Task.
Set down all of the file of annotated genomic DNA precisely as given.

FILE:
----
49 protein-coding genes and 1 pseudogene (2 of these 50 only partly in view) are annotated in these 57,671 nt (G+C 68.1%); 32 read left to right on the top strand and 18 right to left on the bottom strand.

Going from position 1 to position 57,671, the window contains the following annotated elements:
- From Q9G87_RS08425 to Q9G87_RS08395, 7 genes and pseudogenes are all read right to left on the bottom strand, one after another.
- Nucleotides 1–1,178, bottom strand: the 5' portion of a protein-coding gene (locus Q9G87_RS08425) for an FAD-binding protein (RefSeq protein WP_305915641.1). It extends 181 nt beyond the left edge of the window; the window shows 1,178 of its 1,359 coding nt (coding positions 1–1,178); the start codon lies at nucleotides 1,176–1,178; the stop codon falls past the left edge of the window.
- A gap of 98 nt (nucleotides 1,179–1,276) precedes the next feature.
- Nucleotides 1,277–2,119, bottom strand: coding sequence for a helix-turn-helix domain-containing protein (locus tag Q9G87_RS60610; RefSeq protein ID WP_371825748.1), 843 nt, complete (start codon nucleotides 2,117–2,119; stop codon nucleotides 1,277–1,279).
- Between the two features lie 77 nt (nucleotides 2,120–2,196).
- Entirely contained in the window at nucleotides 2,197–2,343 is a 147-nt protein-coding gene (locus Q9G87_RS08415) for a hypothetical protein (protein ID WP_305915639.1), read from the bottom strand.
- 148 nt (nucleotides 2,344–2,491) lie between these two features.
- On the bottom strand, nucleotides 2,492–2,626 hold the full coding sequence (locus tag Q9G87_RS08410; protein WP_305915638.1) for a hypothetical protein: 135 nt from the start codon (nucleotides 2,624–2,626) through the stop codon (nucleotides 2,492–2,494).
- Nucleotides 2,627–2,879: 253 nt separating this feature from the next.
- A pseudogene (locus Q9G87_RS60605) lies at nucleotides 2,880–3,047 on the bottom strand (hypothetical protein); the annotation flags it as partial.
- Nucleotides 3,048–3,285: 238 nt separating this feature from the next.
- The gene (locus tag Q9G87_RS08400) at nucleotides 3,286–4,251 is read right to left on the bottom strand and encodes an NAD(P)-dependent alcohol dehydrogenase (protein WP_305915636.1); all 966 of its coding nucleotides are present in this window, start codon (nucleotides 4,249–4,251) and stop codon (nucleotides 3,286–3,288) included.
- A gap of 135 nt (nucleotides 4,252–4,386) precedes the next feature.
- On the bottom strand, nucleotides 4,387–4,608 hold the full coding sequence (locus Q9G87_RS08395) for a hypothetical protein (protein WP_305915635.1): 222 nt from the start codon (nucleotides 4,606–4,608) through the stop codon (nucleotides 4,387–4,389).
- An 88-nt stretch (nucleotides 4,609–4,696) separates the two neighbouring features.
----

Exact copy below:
49 protein-coding genes and 1 pseudogene (2 of these 50 only partly in view) are annotated in these 57,671 nt (G+C 68.1%); 32 read left to right on the top strand and 18 right to left on the bottom strand.

Going from position 1 to position 57,671, the window contains the following annotated elements:
- From Q9G87_RS08425 to Q9G87_RS08395, 7 genes and pseudogenes are all read right to left on the bottom strand, one after another.
- Nucleotides 1–1,178, bottom strand: the 5' portion of a protein-coding gene (locus Q9G87_RS08425) for an FAD-binding protein (RefSeq protein WP_305915641.1). It extends 181 nt beyond the left edge of the window; the window shows 1,178 of its 1,359 coding nt (coding positions 1–1,178); the start codon lies at nucleotides 1,176–1,178; the stop codon falls past the left edge of the window.
- A gap of 98 nt (nucleotides 1,179–1,276) precedes the next feature.
- Nucleotides 1,277–2,119, bottom strand: coding sequence for a helix-turn-helix domain-containing protein (locus tag Q9G87_RS60610; RefSeq protein ID WP_371825748.1), 843 nt, complete (start codon nucleotides 2,117–2,119; stop codon nucleotides 1,277–1,279).
- Between the two features lie 77 nt (nucleotides 2,120–2,196).
- Entirely contained in the window at nucleotides 2,197–2,343 is a 147-nt protein-coding gene (locus Q9G87_RS08415) for a hypothetical protein (protein ID WP_305915639.1), read from the bottom strand.
- 148 nt (nucleotides 2,344–2,491) lie between these two features.
- On the bottom strand, nucleotides 2,492–2,626 hold the full coding sequence (locus tag Q9G87_RS08410; protein WP_305915638.1) for a hypothetical protein: 135 nt from the start codon (nucleotides 2,624–2,626) through the stop codon (nucleotides 2,492–2,494).
- Nucleotides 2,627–2,879: 253 nt separating this feature from the next.
- A pseudogene (locus Q9G87_RS60605) lies at nucleotides 2,880–3,047 on the bottom strand (hypothetical protein); the annotation flags it as partial.
- Nucleotides 3,048–3,285: 238 nt separating this feature from the next.
- The gene (locus tag Q9G87_RS08400) at nucleotides 3,286–4,251 is read right to left on the bottom strand and encodes an NAD(P)-dependent alcohol dehydrogenase (protein WP_305915636.1); all 966 of its coding nucleotides are present in this window, start codon (nucleotides 4,249–4,251) and stop codon (nucleotides 3,286–3,288) included.
- A gap of 135 nt (nucleotides 4,252–4,386) precedes the next feature.
- On the bottom strand, nucleotides 4,387–4,608 hold the full coding sequence (locus Q9G87_RS08395) for a hypothetical protein (protein WP_305915635.1): 222 nt from the start codon (nucleotides 4,606–4,608) through the stop codon (nucleotides 4,387–4,389).
- An 88-nt stretch (nucleotides 4,609–4,696) separates the two neighbouring features.